About

Formed in early 2013 by musician and choir leader Dominic Stichbury, Chaps Choir is a large male singing gang. Say goodbye to the male voice choir you think you know and throw danny boy, green valleys and trad out of the window.

The choir has been featured on ITV news and had articles written about it, exploring themes of well being, health and male attitudes towards singing.

The Chaps sing songs from across the world, combining surprising choices with deft arrangements, always with an added chappist twist. Prepare for pop song re-hashes snowy hunting calls, Manhattanite observations, self-aware pirates and, well, lots of men singing.

The Chaps have sung in The Royal Festival Hall, The Roundhouse, Natural History Museum, appeared at Daylight Music, Wilderness, Port Eliot, Citadel, The Young Vic Theatre, BAM Festival and return regularly to their local Islington venue The Union Chapel. They’ve collaborated with soul star Omar, beatboxer Shlomo, jazz singer Joe Stilgoe and released a charity single with Samantha Whates to raise money for CALM.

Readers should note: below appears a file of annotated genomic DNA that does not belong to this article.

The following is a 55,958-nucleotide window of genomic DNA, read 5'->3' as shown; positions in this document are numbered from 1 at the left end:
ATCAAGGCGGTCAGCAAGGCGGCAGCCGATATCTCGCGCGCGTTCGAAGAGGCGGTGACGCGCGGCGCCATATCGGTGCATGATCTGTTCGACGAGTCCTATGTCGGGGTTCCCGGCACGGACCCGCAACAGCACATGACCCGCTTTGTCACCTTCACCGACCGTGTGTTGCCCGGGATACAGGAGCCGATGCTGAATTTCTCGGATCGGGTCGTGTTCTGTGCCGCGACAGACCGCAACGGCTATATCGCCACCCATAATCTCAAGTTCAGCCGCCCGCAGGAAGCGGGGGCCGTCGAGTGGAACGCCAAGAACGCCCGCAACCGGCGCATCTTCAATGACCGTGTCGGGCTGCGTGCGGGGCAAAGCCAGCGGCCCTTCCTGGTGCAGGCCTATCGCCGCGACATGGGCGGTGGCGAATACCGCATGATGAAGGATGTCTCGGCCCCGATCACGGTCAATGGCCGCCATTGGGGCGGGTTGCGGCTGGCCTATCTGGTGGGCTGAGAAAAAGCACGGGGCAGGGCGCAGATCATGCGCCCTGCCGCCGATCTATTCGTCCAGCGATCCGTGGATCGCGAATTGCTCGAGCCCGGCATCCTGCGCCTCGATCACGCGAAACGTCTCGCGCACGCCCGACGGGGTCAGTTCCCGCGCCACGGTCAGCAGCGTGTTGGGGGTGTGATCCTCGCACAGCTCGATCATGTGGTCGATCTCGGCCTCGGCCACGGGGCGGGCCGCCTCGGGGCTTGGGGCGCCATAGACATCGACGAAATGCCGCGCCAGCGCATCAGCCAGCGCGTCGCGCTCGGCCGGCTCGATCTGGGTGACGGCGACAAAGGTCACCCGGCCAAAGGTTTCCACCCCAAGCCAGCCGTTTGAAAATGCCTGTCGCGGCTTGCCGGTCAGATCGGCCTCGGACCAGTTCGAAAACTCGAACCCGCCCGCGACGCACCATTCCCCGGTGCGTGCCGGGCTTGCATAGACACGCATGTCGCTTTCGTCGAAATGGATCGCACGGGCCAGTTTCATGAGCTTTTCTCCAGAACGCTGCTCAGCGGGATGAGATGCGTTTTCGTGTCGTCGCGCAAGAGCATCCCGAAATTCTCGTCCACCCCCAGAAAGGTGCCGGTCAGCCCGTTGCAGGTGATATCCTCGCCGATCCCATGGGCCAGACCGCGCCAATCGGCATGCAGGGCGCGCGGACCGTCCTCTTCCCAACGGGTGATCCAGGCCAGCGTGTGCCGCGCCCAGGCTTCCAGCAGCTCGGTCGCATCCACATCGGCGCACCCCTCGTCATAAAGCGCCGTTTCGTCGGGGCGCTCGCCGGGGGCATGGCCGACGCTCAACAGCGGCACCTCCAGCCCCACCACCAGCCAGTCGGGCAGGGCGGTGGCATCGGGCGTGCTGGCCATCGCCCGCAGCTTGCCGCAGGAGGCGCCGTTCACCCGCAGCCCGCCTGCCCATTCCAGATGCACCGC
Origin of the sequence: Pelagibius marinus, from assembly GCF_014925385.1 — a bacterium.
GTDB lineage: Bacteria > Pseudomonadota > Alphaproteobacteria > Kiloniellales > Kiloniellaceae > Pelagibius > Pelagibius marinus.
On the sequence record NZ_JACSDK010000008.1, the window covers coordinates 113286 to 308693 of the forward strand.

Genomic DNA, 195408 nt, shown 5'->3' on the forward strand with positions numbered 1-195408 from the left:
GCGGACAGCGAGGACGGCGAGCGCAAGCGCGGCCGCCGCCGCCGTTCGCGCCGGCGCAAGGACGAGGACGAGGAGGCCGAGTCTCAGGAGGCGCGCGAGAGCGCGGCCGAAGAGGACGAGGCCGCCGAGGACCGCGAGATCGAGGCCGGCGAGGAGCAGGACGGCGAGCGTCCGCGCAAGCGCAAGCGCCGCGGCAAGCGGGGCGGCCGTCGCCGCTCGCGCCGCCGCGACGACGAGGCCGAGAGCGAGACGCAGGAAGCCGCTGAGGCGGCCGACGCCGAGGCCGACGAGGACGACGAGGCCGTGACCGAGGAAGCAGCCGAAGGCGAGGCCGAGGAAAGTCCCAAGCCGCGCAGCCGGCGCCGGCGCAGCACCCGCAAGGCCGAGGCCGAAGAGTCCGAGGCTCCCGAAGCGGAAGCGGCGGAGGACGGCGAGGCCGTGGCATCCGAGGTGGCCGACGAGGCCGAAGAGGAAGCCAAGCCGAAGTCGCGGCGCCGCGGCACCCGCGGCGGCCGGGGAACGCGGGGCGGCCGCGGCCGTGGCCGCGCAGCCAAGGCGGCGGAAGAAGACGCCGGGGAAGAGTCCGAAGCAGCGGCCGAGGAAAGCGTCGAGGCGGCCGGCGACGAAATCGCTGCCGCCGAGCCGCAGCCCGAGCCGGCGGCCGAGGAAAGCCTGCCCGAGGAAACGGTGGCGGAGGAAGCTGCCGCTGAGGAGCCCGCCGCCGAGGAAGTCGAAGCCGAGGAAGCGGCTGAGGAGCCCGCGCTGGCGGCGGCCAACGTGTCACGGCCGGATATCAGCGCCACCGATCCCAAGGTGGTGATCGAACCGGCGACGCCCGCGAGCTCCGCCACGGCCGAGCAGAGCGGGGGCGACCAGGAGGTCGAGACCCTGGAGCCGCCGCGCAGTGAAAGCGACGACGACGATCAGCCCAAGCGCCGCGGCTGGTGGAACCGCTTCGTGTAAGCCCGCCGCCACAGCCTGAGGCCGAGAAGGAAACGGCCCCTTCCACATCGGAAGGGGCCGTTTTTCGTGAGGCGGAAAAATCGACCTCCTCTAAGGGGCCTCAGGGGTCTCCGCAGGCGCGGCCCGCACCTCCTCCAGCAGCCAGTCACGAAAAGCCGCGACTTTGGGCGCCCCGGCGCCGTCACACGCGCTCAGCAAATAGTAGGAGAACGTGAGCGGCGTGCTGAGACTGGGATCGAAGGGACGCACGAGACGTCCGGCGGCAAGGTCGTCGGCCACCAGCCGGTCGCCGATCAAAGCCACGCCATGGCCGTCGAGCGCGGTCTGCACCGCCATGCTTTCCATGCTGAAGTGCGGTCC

Get Men Singing

Singing in a choir is gaining popularity, however men represent a small percentage of participants in most mixed choirs, and numbers in many all male traditional groups are dwindling. Chaps Choir and their leader Dominic are on a mission to get more men singing so they can benefit from the numerous ways in which a choir can enrich your life. Dominic works regularly as a guest workshop leader and advocate of male participation in singing. After Chaps Choir found its footing, he set up brother choir Bellow Fellows, open to any man who wants to have a go at singing in a group – really any man, no experience required.

Bellow Fellows started in January 2016 and has already performed with Chaps Choir at the Union Chapel. We have around 40 fellows turning up each week. If you’re a man (or if you know one who may be interested) and within reach of London visit http://bellowfellows.com to find out more. You do not need to read music and there are no auditions.

photo by Alistair Veryard